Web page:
The short answer to this question is that we have indeed discovered a planet orbiting another star with a ring. The planet orbiting PDS-110 in the constellation of Orion has been found to have a ring system similar to that of Saturn.
The scientists involved in the discovery had looked at past data as well as current data in order to come to the conclusion. The scientists had noticed the dipped every two and a half years by thirty percent for two to three weeks. Noticible dips took place in Nov 2008 and Jan 2011. The star is slightly bigger but not by much than our Sun. Amateur astronomers would be able to look at the star. Warwick
A second exoplanet has been found to contain a ring system. The star 1SWASP J140747.93-394542.6 or just J140747 for short is a star to be found in the southern hemispheric constellation of Centaurus. The rings are believed to extend for hundred of times more than the rings on Saturn. They would be something to put Saturns to shame.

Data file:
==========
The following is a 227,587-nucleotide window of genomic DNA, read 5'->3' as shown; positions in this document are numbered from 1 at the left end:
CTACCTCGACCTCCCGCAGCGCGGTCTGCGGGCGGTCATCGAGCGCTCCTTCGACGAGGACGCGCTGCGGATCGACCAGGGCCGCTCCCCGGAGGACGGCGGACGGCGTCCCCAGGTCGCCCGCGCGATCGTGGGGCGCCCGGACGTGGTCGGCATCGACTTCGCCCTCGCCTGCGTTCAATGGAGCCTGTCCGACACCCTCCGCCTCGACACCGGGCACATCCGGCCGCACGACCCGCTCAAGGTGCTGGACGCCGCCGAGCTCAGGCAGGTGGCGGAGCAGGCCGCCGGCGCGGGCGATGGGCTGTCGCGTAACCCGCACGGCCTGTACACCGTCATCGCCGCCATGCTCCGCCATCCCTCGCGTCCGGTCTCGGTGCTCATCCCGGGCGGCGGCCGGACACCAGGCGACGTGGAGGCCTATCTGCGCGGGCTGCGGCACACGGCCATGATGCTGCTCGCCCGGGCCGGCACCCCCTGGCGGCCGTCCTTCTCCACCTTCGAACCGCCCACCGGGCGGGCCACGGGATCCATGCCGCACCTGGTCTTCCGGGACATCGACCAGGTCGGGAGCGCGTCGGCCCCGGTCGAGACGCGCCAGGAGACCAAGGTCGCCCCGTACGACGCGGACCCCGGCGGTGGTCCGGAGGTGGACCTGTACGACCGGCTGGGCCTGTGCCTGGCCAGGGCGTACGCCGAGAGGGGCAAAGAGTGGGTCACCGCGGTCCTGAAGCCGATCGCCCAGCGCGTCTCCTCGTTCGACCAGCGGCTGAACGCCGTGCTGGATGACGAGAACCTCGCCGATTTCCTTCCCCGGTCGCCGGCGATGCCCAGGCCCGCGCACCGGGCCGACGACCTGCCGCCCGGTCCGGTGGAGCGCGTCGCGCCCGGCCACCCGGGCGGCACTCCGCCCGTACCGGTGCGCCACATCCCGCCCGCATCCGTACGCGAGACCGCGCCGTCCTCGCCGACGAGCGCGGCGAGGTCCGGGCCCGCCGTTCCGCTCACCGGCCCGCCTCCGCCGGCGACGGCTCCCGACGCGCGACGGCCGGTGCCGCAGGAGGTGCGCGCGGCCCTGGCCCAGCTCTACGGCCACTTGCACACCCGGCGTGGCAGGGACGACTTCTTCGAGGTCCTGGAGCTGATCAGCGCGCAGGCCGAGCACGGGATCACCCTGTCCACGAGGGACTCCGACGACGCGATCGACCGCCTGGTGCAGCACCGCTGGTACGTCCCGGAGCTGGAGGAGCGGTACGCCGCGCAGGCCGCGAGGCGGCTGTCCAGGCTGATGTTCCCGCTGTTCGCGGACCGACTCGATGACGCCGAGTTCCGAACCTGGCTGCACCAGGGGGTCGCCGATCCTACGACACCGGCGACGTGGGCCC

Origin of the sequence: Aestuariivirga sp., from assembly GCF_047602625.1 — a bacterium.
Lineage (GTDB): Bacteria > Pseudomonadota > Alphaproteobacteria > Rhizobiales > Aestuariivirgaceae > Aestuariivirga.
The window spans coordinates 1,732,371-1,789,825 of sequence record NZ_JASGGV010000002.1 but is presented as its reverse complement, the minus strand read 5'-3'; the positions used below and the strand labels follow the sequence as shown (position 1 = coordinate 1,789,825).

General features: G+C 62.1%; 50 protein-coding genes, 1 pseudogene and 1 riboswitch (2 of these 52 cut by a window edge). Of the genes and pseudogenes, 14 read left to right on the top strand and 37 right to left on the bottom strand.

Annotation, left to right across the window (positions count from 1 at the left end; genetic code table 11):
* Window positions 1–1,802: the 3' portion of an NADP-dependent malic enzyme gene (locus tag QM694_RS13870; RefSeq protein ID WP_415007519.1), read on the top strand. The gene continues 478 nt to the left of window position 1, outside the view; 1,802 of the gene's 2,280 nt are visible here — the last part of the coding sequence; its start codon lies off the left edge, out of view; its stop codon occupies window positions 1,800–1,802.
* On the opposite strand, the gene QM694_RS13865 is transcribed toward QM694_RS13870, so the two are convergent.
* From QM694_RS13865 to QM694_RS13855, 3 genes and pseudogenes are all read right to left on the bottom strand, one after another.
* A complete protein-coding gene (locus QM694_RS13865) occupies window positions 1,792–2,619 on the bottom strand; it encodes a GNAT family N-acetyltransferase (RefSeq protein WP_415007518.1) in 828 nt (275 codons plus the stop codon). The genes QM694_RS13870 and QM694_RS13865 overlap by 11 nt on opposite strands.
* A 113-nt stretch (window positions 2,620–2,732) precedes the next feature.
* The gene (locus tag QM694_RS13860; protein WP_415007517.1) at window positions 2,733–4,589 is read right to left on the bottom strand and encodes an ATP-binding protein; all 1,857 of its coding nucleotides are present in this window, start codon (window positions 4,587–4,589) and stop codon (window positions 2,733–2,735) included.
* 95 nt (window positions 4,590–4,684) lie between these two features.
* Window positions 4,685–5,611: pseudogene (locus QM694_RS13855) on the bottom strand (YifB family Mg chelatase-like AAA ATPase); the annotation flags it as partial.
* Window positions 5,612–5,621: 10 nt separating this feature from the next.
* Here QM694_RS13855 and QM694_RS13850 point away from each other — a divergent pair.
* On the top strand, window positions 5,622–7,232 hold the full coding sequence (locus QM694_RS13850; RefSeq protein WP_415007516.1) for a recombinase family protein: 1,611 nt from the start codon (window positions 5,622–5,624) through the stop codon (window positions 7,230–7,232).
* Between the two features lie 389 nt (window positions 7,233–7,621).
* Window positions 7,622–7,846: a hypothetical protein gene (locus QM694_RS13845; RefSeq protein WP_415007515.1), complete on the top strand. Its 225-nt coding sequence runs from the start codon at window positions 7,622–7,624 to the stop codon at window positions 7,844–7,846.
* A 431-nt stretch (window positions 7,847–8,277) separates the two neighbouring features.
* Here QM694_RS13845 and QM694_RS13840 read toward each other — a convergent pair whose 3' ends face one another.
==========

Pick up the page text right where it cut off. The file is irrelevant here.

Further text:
The ring system extends to about 0.6 A.U. so about 60% of the distance between the Earth and the Sun. If the rings were in orbit round Saturn rather than some far flung planet then we would be able to see the rings when we look up. An illustration of what Saturn would look like is available on Discover Magazine and not showed on here for possible copyright reasons.
The star, J140747 is a giant star, it is more than 40 times the mass of our biggest planet in the Solar System, Jupiter. It takes ten years to make one complete orbit of its sun. For comparison, Jupiter takes 12 years to complete an orbit.
The star is a young star, a mere 16 Million Years old. To put this in context, the Earth is 4.5 Billion years old. The dinosaurs had already become extinct before the star was born.
The lead scientists for J140747 were M.A. Kenworthy (Leiden University) and E.E. Mamajek (Rochester University). Their paper was written and submitted to ARXIV document library.
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